Psychiatry, Therapy and the Writing Legacy of Irvin Yalom

As far as I know, Yalom at 83 is still alive and at least until a few years ago, still seeing patients. So writing legacy aside, he stands as a formidable role model of how to grow old actively. I have a friend whose father is about to turn 100 and walks daily and reads: like Yalom, he has also grown old with an active mind.

When I started training in psychiatry in early 80’s Australia the era of group and family therapy was waning but I caught the tail end of it and was lucky enough to have training in both aspects. As well, we had a psychoanalytic psychotherapist come to talk with us first years, an hour I never missed: it is possible I was the only enthusiastic one amongst my cohort as I recall probably talking a good deal more than the others. Subsequently I had my compulsory case supervision of 50 sessions (though that patient still sees or rings me once a year, some nearly 30 years later), and had another three years supervision while I decided if this was what I wanted to specialise in. In the end, academe pulled me away from becoming a psychotherapist, but I have always had a fondness for what first drove me to do psychiatry—a curiosity about the human condition.

It is popular wisdom that people go into psychiatry (and psychology) looking for answers to their own problems. Either that, or psychiatry causes them to become troubled. This was raised with me last week in a radio interview: why did I make the protagonist of Medea’s Curse, Natalie King, flawed, and indeed with bipolar disorder? Aside from the obvious answer, that this is what I know well,  people are not interested and engaged with “perfect” one dimensional (and unreal) characters, and mental illness needs to be destigmatised – as they are common, all sorts of people, including psychiatrists (who arguably are in a better position to understand and manage them) will suffer from them.

I think there is some truth to helping people attracts those who wish to understand (in Natalie’s case she developed bipolar in her intern year, so already a doctor, psychiatry was an obvious choice) and that the profession provides trauma which can cause problems—but historically, sadly less so now, we were encouraged to have our own therapy to help deal with either what drove us and may still trouble us, and how working with those with mental illnesses can be difficult. To be a good therapist, even one who works more in a supportive manner, it is critical to understand what is happening in the process—as well as to question what it is in the therapeutic relationship that can help you understand who your patient is.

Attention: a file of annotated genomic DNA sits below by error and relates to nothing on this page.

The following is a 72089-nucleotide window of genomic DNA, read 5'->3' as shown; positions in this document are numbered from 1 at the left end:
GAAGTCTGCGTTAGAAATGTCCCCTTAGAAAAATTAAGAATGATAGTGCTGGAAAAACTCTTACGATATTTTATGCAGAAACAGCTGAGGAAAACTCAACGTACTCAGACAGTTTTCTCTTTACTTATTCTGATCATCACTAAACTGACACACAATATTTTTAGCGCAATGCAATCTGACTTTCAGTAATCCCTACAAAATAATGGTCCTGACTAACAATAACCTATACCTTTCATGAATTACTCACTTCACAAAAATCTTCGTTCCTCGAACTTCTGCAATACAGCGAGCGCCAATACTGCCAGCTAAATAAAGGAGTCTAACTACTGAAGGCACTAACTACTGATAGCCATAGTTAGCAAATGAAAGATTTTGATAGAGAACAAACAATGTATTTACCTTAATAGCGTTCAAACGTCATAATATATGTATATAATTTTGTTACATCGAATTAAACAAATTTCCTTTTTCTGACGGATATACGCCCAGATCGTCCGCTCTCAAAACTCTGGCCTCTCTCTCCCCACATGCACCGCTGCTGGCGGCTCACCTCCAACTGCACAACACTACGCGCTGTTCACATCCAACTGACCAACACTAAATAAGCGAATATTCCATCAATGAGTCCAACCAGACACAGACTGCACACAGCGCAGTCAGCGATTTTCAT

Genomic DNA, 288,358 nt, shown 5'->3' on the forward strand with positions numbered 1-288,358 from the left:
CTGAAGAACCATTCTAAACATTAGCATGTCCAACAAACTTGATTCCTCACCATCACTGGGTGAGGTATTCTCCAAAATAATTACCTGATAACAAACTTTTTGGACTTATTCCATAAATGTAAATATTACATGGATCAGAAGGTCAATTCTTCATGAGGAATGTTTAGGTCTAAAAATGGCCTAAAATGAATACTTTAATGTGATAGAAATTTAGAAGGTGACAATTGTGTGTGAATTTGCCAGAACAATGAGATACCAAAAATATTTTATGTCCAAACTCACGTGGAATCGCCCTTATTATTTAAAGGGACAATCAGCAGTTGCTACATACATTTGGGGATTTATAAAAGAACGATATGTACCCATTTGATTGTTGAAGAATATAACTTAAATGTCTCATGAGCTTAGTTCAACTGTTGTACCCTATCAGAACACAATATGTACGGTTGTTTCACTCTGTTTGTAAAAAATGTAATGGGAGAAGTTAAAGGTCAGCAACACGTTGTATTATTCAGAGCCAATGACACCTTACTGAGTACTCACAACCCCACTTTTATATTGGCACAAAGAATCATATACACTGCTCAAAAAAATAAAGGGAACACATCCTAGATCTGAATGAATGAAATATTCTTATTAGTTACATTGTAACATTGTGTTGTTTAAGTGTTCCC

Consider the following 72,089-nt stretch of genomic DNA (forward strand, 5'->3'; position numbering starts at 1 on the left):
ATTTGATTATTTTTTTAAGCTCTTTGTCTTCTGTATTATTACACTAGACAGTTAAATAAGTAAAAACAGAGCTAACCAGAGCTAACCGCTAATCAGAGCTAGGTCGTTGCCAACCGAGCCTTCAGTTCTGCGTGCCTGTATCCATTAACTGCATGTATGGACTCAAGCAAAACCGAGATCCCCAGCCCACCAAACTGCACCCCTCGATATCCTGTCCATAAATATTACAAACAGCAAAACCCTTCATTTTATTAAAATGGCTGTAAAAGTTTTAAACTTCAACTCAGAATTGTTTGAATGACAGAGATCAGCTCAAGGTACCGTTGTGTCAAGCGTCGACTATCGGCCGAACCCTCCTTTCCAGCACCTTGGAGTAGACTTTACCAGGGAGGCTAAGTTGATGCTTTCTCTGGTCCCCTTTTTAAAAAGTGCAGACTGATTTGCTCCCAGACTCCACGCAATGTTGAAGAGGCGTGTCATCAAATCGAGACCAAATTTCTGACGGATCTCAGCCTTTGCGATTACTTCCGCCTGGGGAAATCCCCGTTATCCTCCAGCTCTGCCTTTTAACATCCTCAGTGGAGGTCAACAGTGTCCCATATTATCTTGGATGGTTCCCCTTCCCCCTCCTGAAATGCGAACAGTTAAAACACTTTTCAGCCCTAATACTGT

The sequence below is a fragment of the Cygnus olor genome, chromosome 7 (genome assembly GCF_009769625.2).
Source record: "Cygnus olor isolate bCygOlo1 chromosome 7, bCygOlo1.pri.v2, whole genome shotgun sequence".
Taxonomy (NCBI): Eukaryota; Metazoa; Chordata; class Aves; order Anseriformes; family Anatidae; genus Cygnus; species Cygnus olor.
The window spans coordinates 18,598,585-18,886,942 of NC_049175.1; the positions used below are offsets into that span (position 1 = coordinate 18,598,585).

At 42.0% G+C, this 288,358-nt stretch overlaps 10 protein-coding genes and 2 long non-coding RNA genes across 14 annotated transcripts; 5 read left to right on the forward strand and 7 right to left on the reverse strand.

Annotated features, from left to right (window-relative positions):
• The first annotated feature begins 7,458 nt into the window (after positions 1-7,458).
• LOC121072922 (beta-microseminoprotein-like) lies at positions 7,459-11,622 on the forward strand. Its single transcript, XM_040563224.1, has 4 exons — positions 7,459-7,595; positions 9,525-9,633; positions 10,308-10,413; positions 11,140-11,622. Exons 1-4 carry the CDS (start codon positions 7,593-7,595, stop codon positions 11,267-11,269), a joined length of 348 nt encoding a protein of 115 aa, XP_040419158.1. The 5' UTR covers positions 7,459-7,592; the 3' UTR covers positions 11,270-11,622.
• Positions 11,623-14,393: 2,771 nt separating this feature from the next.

At times, what we see is disturbing. I have worked on forensic cases where the death or abuse of a child at the hands of their parent, which has been traumatic for all concerned. In Spinelli’s book on Infanticide, one therapist relates how she struggled to do therapy with a woman who had killed her child—yet in doing so, as those in helping professions must, she learned empathy and saw a bigger picture than the narrow one suggested by media headings like ‘Child Murderer’. Above all, to prevent and to aid recovery, we must understand.

Yalom, a Professor of Psychiatry at Stanford, with a long history of writing non-fiction and fiction with a psychological and philosophical bent (eg a fictitious account of Breuer meeting Nietszche in When Nietszche Wept), is a psychotherapist and strongly advocates for new therapists to experience their own therapy in one form or another. In The Gift of Therapy he shares with startling honesty how it has felt for him from the many years sitting in the chair, as well as on the couch with a series of therapists. He calls himself an Existential Therapist (and his written on this too) and his therapy is the style I have over years practised—albeit perhaps not as well! It is a therapy that keeps in the patient’s present dilemma, but using Freudian theory of transference and countertransference to help patients have an emotional experience in order to bring about change. No one has ever truly changed, just because they were told to—they have to want to, and feel why and how.